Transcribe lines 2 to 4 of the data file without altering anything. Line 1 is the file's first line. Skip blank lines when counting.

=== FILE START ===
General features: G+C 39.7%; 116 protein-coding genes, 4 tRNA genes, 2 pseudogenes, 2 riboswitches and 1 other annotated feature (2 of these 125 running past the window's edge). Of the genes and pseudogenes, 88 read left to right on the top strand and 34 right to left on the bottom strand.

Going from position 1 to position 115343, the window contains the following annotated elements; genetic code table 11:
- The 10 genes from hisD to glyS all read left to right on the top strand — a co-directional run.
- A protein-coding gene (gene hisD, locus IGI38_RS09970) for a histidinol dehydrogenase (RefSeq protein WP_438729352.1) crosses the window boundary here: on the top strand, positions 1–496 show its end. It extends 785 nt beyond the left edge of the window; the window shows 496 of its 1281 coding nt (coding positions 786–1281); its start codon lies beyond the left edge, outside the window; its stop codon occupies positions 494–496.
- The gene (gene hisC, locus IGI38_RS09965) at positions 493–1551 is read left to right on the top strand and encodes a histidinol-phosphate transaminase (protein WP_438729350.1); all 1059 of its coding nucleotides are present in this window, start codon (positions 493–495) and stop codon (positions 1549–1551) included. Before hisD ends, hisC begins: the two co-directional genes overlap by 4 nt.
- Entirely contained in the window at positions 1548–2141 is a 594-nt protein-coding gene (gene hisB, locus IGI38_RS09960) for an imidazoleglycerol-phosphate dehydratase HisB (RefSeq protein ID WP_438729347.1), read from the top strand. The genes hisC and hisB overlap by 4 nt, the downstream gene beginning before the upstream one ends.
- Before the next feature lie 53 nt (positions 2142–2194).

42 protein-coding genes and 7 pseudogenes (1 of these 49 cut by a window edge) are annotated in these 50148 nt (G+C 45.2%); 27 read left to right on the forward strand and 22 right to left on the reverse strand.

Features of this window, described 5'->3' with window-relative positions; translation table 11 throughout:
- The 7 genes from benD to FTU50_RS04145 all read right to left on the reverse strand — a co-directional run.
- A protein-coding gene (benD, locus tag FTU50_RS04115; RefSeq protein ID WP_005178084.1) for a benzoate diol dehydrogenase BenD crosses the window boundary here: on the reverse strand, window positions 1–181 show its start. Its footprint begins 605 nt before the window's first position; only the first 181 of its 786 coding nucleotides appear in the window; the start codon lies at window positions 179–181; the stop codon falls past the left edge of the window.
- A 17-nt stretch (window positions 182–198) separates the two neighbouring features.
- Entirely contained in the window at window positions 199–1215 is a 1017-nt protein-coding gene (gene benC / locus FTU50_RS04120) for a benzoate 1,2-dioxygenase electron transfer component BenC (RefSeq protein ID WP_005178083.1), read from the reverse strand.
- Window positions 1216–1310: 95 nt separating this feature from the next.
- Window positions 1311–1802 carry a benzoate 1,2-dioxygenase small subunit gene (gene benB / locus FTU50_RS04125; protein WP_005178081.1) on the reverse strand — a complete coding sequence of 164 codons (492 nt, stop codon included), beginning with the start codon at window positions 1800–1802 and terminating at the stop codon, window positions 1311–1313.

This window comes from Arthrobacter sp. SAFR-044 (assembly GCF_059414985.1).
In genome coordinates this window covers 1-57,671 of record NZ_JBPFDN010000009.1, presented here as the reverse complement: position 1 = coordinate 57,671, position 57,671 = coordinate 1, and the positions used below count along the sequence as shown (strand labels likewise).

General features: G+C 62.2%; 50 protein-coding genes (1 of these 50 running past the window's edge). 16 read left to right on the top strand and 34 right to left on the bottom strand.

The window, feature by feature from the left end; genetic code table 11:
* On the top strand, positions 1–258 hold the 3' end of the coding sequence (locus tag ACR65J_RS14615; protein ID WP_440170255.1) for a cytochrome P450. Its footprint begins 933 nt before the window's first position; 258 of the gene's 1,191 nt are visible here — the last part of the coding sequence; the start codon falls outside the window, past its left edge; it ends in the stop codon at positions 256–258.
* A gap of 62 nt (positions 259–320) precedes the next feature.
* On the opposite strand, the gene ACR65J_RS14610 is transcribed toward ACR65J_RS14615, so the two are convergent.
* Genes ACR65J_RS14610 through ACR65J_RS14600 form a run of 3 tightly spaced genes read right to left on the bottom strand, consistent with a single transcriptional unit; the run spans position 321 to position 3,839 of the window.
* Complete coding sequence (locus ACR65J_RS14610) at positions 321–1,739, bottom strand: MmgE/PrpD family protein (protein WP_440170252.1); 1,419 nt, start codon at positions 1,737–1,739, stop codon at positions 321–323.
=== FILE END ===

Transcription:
Going from position 1 to position 115343, the window contains the following annotated elements; genetic code table 11:
- The 10 genes from hisD to glyS all read left to right on the top strand — a co-directional run.
- A protein-coding gene (gene hisD, locus IGI38_RS09970) for a histidinol dehydrogenase (RefSeq protein WP_438729352.1) crosses the window boundary here: on the top strand, positions 1–496 show its end. It extends 785 nt beyond the left edge of the window; the window shows 496 of its 1281 coding nt (coding positions 786–1281); its start codon lies beyond the left edge, outside the window; its stop codon occupies positions 494–496.